Frances Winston urges you to go and see this film, which is told through the frightened eyes of the people involved.
Directed by: Christopher Nolan – Starring: Fionn Whitehead, Tom Glynn-Carney, Jack Lowden, Harry Styles, Aneurin Barnard, James D’Arcy, Barry Keoghan, Kenneth Branagh, Cillian Murphy, Mark Rylance, Tom Hardy
It is astonishing to think that there has never been a major movie made about the evacuation at Dunkirk during the early stages of WWII. Since it wasn’t a victory, but rather a rescue mission, perhaps it wasn’t deemed ‘sexy’ enough to merit the blockbuster treatment. Until now that is.
Writer and director, Nolan, has spent 25 years percolating this idea, since he and his wife sailed across the English Channel to Dunkirk, and his passion for the project is completely apparent.
Forget everything you think you know about war movies. This totally spins the concept on its head. In fact, it is more a human drama than a war film. At no point do you actually see any German soldiers, and there is no Saving Private Ryan type gory brutality. What you get instead is a tale told through the frightened eyes of the people involved on land, sea and air.
For those of you who don’t know, Operation Dynamo, as it was called, was the epic evacuation of Allied soldiers from the beaches and harbour of Dunkirk in mid-1940. What makes this stand out from other rescue efforts during wartime, is the civilian effort that went into bringing these men home. Men and women boarded their own boats and set sail to help the trapped soldiers.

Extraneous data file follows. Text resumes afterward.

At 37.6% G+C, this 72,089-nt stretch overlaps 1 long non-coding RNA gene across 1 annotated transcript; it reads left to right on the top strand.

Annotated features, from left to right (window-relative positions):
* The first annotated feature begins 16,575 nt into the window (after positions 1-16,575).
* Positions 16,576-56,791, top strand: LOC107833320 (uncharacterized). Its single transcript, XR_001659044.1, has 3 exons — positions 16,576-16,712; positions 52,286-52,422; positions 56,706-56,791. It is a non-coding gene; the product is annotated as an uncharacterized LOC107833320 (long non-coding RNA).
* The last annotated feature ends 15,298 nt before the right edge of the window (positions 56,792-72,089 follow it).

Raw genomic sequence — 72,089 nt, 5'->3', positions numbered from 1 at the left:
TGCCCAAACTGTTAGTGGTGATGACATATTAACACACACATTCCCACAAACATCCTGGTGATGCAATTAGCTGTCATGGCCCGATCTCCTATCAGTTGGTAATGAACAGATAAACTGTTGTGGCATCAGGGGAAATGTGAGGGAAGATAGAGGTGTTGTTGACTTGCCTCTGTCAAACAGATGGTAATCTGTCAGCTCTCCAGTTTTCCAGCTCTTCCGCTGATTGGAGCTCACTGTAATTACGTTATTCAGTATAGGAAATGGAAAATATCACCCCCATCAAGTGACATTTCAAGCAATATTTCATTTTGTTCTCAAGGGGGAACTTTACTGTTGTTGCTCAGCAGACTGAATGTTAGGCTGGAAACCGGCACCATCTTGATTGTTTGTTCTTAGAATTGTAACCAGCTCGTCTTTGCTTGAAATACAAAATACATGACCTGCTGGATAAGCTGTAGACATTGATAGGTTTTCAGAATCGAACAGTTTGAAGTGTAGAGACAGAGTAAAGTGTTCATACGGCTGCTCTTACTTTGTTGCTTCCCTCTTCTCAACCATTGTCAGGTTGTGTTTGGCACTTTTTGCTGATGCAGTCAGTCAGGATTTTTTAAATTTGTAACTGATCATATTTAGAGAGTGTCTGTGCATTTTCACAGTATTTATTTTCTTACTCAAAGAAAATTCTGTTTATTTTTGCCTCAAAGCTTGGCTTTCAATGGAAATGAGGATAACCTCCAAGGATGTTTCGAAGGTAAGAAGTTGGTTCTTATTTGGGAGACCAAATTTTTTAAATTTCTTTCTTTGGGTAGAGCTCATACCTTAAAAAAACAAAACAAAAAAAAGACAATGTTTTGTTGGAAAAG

Although Nolan uses fictional characters to tell his tale, he captures the spirit and horror of the actual events. We have the terrified young soldiers, the stoic father and son just trying to do their bit, there are the airmen bravely tackling the German planes to keep them from reaching the forces on the beaches, and the weary officers who have to make life or death decisions about those in their charge.
The story is crafted with surprisingly little dialogue, but you absolutely feel the fear and anxiety that people are suffering. Despite the stellar cast, this is absolutely an ensemble piece, and no one person is highlighted at the expense of the story. Every single performance is part of the bigger picture, the cast are truly wonderful, and there are some amazing little moments between characters that will leave you with a lump in your throat.
In terms of cinematography, this is an absolute masterpiece. It is truly visually stunning, and the look of the film is complemented perfectly by some stunning sound-mixing, and a haunting soundtrack from Hans Zimmer. Despite the vast scale of the story and setting, it feels quite intimate. It also feels quite real, with practical effects rather than CGI taking centre stage. This is modern movie-making done old school. And it works.
Nolan has completely turned contemporary filmmaking on its head here. He’s taken a story that would usually be a subplot and turned it into an epic drama. On paper, this is the antithesis of a Hollywood blockbuster. But it is a magnificent artistic masterpiece, and a truly compelling story about everyday heroism. It is the type of movie that demands processing, and it will resonate with you long after you leave the cinema. You’ll run the emotional gamut, and your eyes may become moist on more than one occasion. This definitely has the makings of a modern classic that people will be watching for decades to come, and talking about fondly.
Nolan intended this to be seen on film, and I had the privilege of seeing it on 70mm, and if you do have the option of that format or 35mm in your nearest cinema, I would absolutely recommend that that is how you see it. But either way, just see it. Because it is truly one of the best cinematic experiences you will have this year – maybe even this decade.
In Cinemas Today, July 21st! See Trailer Below: